JOK Notebook

From Serious Practice to Unfounded Nonsense in a Flash

I really like this artistic ad, and I've now used it in two essays:

Photo Credit: Eve Kushner

It's an ad for learning to play the koto (琴: Japanese zither), so not surprisingly the image appears in essay 1178 on 琴. I've also included the photo in the newly published essay 1039 on 憶 (memory; guess) because of the all-important word 記憶力 (きおくりょく: memory) in the fourth column from the right:

Massaging the fingertips improves your memory

指先 (ゆびさき: fingertip); 刺激 (しげき: stimulation)

Playing the koto massages your fingertips, so the claim here is that if you take koto lessons, not only will you learn to play an instrument but your general memory will also improve. I’m more than a little skeptical!

A word in the previous column has also caught my attention. Here's what that third line says:

Practice sessions are done sitting in a chair

イス (椅子: chair); 座る (すわる: to sit); 稽古 (けいこ: practice)

In these classes you don’t have to torture yourself by kneeling, as koto players traditionally do. I'm glad because simply imagining that position makes my aging knees hurt.

And speaking of being old, why does 稽古 end with 古 (old)?

Ah, most of my proofreader's sources actually break down the term this way:

稽古 (けいこ: practice)     to think + past

They indicate that 稽古 originally meant "to think about the past," which connects to "to read old books and study," which further connects to "to practice." 

Is this the "practice makes perfect" kind of practice? No, the Japanese use 稽古 primarily for artistic accomplishments or martial arts, especially traditional ones. When it comes to the arts, that includes the tea ceremony, flower arranging, and Japanese dance and music. In the realm of martial arts, the term works in reference to karate, judo, and kendo. Kojien adds that it's now acceptable to use 稽古 for Western arts such as piano, violin, and ballet. (This brings to mind a famous comment by cellist Pablo Casals about why he practiced for hours a day even in old age.)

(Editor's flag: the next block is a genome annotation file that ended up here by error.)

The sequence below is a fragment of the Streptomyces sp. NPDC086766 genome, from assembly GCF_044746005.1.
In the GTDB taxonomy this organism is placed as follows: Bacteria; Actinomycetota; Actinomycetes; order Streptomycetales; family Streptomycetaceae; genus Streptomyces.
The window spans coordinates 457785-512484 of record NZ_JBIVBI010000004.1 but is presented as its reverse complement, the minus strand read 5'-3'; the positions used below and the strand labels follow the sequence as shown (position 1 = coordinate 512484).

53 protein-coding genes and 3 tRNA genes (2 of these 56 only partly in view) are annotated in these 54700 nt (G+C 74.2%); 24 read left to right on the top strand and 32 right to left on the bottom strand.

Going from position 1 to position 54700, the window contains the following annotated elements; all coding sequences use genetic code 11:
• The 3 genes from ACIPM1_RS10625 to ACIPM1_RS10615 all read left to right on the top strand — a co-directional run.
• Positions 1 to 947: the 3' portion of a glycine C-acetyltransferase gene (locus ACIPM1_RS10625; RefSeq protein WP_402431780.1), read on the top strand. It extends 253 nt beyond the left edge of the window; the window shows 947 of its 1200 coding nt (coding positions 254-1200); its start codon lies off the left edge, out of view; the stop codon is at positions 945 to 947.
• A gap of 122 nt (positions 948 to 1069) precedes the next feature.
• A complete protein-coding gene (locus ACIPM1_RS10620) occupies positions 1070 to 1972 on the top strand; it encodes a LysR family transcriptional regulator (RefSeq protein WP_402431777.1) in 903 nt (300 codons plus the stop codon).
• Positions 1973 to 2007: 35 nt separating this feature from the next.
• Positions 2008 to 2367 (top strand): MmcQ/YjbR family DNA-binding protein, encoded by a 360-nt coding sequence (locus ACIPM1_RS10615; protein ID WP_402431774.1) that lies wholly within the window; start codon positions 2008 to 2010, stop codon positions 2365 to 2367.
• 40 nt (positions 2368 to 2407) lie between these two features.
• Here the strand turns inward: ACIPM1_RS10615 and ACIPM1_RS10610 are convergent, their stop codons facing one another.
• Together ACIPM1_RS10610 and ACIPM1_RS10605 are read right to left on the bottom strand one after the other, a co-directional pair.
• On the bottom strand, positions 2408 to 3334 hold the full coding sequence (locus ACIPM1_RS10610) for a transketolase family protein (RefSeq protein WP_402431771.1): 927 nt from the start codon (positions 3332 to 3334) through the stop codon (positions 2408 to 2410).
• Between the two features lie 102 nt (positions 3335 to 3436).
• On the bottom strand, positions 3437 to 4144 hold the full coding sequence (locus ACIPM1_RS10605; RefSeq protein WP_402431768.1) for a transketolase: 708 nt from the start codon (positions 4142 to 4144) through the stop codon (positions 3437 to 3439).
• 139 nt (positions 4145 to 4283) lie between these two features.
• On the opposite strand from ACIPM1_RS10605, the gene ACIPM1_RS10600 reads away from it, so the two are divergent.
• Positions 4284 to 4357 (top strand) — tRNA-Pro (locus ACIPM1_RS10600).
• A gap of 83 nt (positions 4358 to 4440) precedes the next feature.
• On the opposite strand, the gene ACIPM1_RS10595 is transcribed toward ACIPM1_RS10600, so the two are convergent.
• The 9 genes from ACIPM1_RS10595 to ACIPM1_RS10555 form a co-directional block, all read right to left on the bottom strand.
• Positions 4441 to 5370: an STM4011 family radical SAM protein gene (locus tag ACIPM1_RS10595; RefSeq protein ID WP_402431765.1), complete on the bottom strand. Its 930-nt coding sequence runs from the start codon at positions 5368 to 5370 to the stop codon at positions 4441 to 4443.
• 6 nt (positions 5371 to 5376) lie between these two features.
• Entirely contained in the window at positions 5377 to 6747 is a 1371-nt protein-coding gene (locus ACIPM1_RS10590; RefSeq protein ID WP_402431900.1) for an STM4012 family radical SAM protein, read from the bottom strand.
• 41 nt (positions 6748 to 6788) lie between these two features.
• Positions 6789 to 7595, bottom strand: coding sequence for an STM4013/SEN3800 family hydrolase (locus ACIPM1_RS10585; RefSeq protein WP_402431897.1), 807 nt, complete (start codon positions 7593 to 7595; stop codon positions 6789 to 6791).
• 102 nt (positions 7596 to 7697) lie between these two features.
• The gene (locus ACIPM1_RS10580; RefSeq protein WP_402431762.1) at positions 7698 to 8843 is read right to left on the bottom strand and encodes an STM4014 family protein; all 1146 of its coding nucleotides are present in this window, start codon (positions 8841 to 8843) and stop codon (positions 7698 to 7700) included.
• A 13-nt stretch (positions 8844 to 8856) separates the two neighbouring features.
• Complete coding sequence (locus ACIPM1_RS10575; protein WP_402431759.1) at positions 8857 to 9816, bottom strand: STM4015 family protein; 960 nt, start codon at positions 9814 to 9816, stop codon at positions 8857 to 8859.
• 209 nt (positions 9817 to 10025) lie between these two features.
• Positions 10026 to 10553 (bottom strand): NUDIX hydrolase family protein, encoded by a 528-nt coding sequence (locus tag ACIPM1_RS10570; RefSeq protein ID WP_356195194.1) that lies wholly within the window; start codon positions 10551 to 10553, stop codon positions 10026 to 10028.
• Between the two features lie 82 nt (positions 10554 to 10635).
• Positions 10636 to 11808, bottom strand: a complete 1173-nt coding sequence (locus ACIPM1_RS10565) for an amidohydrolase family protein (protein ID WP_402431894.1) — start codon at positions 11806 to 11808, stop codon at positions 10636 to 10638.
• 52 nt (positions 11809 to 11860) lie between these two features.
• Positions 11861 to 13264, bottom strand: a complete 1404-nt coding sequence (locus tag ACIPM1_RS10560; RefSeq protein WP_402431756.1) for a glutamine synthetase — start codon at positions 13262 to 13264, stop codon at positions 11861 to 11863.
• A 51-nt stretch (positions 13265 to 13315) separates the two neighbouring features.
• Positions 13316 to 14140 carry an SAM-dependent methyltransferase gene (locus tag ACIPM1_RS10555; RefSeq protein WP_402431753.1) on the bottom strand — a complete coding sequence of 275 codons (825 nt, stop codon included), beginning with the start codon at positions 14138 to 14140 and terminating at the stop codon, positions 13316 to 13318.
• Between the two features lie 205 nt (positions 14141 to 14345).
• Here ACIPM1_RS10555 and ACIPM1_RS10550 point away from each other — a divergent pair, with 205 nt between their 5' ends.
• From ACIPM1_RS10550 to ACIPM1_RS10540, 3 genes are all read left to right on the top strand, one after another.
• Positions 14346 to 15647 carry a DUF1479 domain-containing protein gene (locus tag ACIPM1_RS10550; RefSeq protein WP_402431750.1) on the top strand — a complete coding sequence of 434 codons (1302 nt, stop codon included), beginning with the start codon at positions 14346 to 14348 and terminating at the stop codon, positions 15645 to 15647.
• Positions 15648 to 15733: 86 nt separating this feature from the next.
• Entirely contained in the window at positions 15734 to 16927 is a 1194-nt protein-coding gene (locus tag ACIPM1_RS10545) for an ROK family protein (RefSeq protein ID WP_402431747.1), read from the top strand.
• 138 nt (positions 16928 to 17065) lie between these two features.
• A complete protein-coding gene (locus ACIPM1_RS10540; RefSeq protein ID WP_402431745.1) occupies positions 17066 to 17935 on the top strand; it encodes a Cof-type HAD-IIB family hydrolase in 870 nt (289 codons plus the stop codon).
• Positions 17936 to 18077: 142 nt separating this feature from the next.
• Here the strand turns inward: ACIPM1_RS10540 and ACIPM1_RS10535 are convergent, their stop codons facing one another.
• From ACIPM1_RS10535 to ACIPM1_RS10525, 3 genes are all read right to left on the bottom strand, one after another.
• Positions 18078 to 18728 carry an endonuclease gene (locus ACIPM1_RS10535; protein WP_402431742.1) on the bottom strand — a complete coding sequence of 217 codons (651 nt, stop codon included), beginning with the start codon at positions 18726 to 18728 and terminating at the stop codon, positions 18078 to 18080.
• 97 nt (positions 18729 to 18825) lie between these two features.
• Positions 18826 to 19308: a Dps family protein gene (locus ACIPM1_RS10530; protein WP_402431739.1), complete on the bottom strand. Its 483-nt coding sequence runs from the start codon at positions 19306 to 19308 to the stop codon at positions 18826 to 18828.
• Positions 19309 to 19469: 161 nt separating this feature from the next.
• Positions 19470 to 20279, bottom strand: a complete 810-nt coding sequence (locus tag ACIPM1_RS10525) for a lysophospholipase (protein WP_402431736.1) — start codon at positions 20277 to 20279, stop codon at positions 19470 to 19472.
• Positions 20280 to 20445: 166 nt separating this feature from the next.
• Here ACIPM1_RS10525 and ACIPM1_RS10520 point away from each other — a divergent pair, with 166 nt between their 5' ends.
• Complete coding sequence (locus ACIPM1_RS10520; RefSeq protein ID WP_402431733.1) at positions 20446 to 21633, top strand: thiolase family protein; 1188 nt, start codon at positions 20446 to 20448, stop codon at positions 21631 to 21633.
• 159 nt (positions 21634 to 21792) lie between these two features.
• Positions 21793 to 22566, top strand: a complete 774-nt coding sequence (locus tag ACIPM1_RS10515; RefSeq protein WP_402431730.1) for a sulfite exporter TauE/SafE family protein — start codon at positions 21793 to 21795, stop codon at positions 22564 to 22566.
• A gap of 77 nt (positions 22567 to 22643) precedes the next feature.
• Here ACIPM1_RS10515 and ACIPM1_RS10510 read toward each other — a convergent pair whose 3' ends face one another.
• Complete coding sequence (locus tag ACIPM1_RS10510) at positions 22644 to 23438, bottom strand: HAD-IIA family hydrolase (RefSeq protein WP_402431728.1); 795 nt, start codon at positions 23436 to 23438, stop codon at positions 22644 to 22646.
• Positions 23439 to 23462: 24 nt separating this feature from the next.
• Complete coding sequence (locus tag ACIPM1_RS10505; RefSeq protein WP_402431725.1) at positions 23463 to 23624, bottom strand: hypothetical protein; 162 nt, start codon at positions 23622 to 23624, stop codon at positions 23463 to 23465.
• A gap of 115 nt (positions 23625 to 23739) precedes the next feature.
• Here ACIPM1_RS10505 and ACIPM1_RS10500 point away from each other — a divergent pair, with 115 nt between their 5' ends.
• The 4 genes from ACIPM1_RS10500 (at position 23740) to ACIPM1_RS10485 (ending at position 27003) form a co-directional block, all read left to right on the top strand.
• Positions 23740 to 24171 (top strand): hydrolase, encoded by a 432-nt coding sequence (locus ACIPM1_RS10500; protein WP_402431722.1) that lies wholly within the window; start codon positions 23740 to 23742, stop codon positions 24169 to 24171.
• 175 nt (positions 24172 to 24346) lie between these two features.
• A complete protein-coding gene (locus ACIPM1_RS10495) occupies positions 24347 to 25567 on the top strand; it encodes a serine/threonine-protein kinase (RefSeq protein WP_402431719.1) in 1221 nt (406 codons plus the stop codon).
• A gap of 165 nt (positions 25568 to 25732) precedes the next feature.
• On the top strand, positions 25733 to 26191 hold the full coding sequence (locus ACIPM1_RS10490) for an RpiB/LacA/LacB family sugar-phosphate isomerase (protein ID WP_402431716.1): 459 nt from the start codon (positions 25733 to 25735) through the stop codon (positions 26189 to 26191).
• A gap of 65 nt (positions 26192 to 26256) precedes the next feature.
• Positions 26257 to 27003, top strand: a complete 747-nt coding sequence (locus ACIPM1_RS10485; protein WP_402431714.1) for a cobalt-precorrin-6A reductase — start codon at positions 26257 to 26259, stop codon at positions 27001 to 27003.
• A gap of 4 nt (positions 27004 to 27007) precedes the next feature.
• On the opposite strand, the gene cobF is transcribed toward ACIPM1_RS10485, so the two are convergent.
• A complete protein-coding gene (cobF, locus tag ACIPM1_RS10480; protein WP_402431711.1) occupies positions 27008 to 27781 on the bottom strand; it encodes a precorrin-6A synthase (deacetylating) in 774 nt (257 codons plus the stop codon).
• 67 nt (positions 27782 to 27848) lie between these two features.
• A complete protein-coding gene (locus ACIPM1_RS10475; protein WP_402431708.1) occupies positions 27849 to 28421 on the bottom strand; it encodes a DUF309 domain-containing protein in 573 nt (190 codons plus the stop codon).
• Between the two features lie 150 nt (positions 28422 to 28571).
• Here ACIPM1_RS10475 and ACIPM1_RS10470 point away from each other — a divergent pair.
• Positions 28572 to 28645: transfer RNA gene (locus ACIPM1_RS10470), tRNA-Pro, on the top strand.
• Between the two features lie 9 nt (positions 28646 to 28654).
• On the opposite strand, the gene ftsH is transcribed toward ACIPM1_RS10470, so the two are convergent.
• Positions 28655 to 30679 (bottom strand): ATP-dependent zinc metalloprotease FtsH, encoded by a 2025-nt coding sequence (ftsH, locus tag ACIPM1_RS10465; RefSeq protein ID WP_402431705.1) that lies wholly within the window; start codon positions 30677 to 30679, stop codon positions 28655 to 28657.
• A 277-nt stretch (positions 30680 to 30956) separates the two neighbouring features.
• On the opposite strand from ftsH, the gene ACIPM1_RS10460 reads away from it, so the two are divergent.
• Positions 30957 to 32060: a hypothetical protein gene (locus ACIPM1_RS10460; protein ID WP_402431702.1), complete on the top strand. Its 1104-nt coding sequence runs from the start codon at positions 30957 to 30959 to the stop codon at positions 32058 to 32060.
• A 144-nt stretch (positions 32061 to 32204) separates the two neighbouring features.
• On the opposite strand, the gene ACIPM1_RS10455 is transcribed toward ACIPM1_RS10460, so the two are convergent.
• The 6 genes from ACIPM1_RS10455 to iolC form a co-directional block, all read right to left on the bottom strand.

All this talk of practicing sounds quite serious, so I'm intrigued that 稽 appears in the following light-hearted word:

滑稽 (こっけい: funny; humorous; comical; laughable; ridiculous; joking)

Sources present two theories about this word. 

Theory 1: 

滑稽 (こっけい: funny; humorous; comical; laughable; ridiculous; joking)
     to confuse, random + same

The term originally meant "a smoothly eloquent person who skillfully makes other people become confused about right and wrong." 

Theory 2:

滑稽 (こっけい: funny; humorous; comical; laughable; ridiculous; joking)
     smooth + a type of container for alcohol 

Originally, 滑稽 meant "words smoothly coming out of one's mouth as if alcohol brimmed over the container." 

I like the second one better!

The term 滑稽 has given rise to this spinoff, in which the yomi completely changes:

滑稽者 (おどけもの: idiot; dummy; joker; fool; trickster)

I initially misread the 滑 as 骨 (bone), and I was hoping that the funny bone came into the picture here. But no, this bone is wet, thanks to the "water" radical 氵. Primarily, 滑 means "to slide" or "smooth," and in 滑稽 it represents "to speak smoothly and glibly" or "to crack jokes," according to Halpern.

Let's go back to 稽, which makes less sense to me. Get a good look at its odd shape:

That bit on the top right looks quite awkward and ill-thought-out, which is ironic, given the meaning of this word:

稽える (かんがえる: to consider; think about)

As 稽 has just one Joyo reading, ケイ, 稽える features a non-Joyo kun-yomi alternative to the usual rendering—namely 考える (かんがえる: to think (about)).

The next term shows us what happens when people don't stop to think about things:

無稽 (むけい: unsupported; unfounded; nonsense)     not + grounded

If you're as intolerant as I am of nonsense, be sure to check out the newest essay, which offers lots of grounded information about various kinds of memory:

Catch you back here next time!


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